I think that might be what’s going on here:

koonago enema

There’s a darker interpretation in which our koonago-master’s wee captive is being prepped for the specimen jar, but… let’s hope not.

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February 6th, 2016 -- by Bacchus

The Big Sex Trafficking Lie

I have a simple heuristic: if I hear the words “sex trafficking” anywhere on television or radio, I know I’m hearing someone lie.

This may not be literally true in every case, but mathematically speaking, it’s a sure bet.

Dr. Marty Klein explains:

Sex trafficking—the real thing, not the political consumer product or object of do-good sloganeering—involves kidnapping or manipulating someone out of their community, forcing them to engage in sex acts somewhere else, and not allowing them to leave at will.

It’s horrendous.

It’s not simply prostitution, not even underage prostitution (which is, of course, illegal and awful). It’s not making porn films, even under onerous conditions. It’s not stripping or being an escort.

And it’s not a special problem at this upcoming Superbowl any more than it was at previous Superbowls.

An increasing number of groups are intent on persuading Americans that we have a terrible and growing problem with sex trafficking. Their data is virtually non-existent, elided with words like “experts agree” and “shameful epidemic.” The new phrase is “youth at risk of being trafficked”—which is, tellingly, ALL youth with any sort of problem.

The media reports anti-trafficking conferences and gigantic, grisly estimates; politicians grimly respond with vows of stricter laws, and the wildly unusual victim is trotted out as proof of some enormous underground industry.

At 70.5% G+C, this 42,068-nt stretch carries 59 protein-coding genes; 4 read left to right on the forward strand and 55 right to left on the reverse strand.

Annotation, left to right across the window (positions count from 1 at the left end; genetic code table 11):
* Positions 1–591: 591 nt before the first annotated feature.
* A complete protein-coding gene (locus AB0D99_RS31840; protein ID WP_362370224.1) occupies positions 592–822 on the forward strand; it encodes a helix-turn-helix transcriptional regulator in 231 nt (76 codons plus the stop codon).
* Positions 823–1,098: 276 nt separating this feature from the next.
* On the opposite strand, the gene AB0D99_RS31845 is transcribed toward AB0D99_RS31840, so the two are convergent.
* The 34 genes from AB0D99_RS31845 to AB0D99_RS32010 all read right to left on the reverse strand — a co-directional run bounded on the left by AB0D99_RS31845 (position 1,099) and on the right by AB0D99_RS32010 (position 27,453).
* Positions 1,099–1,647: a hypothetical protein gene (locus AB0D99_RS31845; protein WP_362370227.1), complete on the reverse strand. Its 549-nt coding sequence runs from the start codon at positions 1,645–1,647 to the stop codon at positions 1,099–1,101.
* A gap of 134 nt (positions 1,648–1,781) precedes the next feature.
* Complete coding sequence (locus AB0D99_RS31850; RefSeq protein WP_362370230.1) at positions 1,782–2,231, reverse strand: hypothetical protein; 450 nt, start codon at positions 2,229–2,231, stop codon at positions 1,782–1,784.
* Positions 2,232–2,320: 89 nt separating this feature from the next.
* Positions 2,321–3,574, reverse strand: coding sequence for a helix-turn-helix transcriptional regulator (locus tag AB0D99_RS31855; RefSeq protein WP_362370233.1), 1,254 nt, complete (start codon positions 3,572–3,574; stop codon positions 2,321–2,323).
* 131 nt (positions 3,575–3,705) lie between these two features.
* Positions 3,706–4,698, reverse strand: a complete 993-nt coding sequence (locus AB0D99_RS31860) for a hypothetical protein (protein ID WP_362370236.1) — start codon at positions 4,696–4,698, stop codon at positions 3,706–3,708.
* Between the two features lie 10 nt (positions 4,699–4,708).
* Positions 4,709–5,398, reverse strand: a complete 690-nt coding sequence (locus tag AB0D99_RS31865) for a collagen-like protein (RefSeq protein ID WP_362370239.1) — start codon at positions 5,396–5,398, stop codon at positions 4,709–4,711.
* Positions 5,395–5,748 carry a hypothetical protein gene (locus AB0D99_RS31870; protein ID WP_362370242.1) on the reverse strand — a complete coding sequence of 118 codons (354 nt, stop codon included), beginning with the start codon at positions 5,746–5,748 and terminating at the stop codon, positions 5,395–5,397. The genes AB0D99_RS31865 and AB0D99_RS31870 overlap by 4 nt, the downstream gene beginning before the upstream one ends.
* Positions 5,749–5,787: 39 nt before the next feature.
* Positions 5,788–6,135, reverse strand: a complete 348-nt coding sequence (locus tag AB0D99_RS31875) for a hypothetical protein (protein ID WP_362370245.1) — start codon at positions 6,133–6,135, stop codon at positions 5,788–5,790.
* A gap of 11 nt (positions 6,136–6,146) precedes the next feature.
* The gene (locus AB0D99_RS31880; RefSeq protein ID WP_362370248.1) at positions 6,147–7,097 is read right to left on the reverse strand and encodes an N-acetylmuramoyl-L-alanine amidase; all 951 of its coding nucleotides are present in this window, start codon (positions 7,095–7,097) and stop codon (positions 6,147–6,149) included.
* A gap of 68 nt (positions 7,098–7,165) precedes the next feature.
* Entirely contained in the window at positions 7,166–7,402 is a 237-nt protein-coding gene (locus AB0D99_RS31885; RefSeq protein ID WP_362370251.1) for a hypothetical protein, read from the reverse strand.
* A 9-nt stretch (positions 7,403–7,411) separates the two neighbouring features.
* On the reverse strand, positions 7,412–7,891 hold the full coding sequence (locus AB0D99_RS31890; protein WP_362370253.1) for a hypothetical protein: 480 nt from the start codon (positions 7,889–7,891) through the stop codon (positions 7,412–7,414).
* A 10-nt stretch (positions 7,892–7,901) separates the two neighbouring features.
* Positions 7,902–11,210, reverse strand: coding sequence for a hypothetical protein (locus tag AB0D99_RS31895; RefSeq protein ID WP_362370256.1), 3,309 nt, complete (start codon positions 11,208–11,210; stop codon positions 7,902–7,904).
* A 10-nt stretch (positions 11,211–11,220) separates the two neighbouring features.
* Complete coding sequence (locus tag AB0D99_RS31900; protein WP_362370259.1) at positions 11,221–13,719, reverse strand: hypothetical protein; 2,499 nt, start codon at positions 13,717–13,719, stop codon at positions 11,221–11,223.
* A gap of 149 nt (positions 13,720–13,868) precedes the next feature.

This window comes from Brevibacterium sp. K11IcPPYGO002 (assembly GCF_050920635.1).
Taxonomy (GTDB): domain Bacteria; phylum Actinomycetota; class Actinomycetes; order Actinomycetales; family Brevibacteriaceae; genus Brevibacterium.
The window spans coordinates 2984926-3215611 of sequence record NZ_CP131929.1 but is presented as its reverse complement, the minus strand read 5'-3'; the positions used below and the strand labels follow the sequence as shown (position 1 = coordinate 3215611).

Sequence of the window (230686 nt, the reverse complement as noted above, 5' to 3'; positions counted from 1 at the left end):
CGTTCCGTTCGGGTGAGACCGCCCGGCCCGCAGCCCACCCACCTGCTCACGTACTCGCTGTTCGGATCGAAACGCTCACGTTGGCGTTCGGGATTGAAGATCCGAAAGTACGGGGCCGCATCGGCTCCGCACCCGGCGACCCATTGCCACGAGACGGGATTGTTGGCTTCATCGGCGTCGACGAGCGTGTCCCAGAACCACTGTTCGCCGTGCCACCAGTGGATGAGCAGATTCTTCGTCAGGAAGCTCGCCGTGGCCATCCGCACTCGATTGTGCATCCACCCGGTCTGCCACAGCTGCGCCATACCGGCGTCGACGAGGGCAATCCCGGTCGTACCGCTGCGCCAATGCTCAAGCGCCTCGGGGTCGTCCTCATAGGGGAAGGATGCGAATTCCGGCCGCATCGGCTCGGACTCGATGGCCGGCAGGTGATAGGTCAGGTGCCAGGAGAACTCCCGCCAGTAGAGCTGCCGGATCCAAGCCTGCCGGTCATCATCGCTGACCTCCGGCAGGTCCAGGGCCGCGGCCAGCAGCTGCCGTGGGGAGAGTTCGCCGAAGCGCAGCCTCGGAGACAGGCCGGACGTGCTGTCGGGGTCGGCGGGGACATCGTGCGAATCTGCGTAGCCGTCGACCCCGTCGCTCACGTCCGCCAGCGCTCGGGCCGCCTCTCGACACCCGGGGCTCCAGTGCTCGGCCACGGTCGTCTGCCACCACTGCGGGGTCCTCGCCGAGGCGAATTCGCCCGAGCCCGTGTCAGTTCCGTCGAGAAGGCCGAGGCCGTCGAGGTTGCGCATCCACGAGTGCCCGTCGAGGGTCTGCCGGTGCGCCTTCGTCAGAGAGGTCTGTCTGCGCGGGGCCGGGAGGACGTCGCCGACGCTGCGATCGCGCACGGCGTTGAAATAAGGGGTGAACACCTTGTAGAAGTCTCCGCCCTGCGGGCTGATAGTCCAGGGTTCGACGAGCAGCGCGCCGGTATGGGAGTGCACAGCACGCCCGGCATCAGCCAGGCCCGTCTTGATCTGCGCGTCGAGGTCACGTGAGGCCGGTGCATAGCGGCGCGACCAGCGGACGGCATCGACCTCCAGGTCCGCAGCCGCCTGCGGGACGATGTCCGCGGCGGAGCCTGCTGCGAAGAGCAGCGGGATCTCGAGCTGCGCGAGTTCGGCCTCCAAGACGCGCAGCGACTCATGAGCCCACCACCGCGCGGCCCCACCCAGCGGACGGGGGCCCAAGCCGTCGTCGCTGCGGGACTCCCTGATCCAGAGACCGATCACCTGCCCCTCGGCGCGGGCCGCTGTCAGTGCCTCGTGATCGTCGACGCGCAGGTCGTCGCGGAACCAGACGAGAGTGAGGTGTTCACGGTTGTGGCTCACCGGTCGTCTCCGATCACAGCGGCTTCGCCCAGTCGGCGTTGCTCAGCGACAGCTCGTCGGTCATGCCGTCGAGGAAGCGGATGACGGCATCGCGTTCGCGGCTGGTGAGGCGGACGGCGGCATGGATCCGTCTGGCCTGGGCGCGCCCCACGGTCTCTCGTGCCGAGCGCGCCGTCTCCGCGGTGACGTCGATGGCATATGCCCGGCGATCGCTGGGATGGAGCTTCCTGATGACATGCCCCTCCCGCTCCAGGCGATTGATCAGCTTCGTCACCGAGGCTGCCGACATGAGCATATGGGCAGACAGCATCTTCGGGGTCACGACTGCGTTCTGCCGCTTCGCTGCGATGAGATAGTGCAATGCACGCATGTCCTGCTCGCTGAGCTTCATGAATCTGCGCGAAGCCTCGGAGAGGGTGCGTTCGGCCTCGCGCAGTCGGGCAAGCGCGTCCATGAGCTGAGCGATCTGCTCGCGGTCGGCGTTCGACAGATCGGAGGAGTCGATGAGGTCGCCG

A favorite ploy of anti-trafficking groups is to claim that major sporting events are a central focus of this evil. In 2011, Texas attorney general Greg Abbot said “The Super Bowl is one of the biggest human-trafficking events in the United States”—without any data. He strengthened a unit to pursue those involved with child prostitution (not the same thing as trafficking, of course). The result—at the Dallas Superbowl there were 113 arrests for adult prostitution, and none for trafficking.

The same is true for the three Superbowls before that: grim predictions of upcoming trafficking disasters, and none materializing. Says Robert Casey Jr., special agent in charge of the FBI’s Dallas office, “The Super Bowl does not create a spike in those crimes.” The 2012 Superbowl in Indianapolis: 68 sex workers arrested; 2 qualified as human trafficking. Last year’s Superbowl in Phoenix: 71 adult and nine underage sex workers arrested; none had been trafficked.

Simple economics would explain why event-specific trafficking rarely happens: it makes no sense for traffickers to spend huge amounts of money dragging victims across the country, housing them, advertising for business, and charging reduced rates to undercut local prostitutes, all for a single weekend of illicit income—in a place crawling with law enforcement.